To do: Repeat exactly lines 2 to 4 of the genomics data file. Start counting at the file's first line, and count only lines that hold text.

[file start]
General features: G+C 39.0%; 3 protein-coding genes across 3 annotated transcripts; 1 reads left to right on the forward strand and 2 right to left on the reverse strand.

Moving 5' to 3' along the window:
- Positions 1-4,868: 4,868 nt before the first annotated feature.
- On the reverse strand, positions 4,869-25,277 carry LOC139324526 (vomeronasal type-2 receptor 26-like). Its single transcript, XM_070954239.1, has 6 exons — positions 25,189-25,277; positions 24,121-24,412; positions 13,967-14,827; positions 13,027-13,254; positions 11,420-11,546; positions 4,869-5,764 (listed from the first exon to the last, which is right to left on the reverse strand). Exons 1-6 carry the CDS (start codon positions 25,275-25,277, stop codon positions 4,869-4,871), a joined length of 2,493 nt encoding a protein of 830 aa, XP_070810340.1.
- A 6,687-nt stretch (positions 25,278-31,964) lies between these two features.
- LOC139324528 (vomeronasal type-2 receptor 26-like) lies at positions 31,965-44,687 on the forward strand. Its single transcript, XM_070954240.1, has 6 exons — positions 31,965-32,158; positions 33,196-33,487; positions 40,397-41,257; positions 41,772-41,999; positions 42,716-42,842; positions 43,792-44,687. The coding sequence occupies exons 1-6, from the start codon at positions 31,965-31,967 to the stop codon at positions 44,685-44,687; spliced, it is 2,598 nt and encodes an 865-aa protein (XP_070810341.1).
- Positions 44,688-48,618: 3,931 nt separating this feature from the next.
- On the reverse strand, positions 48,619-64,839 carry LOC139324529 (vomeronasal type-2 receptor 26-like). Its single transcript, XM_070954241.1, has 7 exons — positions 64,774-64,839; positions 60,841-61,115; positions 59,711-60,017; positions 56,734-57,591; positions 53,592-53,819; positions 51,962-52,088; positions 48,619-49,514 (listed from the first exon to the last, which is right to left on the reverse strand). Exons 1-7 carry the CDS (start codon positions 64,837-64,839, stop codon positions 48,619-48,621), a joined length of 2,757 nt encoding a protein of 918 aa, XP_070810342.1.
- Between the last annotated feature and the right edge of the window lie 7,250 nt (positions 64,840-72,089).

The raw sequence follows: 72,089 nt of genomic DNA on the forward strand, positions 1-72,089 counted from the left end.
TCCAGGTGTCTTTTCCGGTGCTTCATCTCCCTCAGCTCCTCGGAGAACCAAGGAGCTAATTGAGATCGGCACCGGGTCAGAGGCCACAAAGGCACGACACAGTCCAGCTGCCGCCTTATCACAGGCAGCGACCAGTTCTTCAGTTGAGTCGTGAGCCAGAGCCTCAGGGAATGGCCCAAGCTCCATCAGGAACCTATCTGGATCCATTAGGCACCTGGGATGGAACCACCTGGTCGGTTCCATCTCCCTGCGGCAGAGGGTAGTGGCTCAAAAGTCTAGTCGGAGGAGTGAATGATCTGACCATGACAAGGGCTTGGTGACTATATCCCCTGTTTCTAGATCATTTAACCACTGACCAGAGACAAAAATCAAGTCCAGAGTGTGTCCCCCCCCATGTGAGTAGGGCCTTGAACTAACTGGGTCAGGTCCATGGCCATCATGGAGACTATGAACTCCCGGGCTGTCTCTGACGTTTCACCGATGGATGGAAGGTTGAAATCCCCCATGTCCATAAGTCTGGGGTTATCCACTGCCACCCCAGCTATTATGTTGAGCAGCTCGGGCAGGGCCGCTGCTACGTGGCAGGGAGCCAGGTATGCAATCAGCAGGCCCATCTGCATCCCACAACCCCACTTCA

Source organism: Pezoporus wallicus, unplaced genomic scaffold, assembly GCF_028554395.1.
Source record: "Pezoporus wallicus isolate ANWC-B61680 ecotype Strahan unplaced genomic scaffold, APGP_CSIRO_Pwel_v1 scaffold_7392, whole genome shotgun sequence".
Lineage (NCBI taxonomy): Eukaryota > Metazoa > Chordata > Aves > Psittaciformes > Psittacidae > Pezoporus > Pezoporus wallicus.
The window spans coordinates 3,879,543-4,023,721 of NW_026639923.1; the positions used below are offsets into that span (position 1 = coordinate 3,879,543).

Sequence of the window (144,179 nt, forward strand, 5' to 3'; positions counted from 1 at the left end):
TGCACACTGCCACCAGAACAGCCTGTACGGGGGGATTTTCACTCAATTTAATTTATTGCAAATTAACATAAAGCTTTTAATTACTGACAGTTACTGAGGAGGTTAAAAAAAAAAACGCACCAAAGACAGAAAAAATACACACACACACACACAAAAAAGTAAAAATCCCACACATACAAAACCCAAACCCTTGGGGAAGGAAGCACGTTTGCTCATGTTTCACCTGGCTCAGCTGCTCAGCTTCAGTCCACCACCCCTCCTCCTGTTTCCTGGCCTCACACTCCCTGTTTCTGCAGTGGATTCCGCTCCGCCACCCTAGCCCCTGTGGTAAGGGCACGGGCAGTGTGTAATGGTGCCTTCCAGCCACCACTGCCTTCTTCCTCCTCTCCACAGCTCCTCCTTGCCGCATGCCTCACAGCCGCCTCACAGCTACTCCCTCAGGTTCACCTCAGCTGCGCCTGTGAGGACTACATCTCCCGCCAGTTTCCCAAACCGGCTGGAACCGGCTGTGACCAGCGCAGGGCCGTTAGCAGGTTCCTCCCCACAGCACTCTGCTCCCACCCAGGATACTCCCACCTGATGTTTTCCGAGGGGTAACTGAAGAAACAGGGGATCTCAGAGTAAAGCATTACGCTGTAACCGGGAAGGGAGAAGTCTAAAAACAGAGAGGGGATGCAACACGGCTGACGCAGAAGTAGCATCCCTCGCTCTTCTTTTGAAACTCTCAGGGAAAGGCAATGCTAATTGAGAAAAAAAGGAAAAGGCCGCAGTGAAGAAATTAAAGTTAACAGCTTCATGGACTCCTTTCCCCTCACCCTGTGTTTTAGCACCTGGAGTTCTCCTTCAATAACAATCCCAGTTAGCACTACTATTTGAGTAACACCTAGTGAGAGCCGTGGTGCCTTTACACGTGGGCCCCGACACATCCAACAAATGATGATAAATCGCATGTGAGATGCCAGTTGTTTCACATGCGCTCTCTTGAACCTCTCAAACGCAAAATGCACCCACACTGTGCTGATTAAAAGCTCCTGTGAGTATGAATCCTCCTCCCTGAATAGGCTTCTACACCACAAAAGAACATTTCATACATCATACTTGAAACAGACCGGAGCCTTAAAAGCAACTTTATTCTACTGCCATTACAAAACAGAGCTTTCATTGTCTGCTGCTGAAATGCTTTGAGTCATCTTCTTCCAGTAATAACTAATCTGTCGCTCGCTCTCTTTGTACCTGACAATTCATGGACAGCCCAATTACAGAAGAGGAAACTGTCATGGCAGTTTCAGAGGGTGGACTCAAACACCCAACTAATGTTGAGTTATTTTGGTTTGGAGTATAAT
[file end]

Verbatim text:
Moving 5' to 3' along the window:
- Positions 1-4,868: 4,868 nt before the first annotated feature.
- On the reverse strand, positions 4,869-25,277 carry LOC139324526 (vomeronasal type-2 receptor 26-like). Its single transcript, XM_070954239.1, has 6 exons — positions 25,189-25,277; positions 24,121-24,412; positions 13,967-14,827; positions 13,027-13,254; positions 11,420-11,546; positions 4,869-5,764 (listed from the first exon to the last, which is right to left on the reverse strand). Exons 1-6 carry the CDS (start codon positions 25,275-25,277, stop codon positions 4,869-4,871), a joined length of 2,493 nt encoding a protein of 830 aa, XP_070810340.1.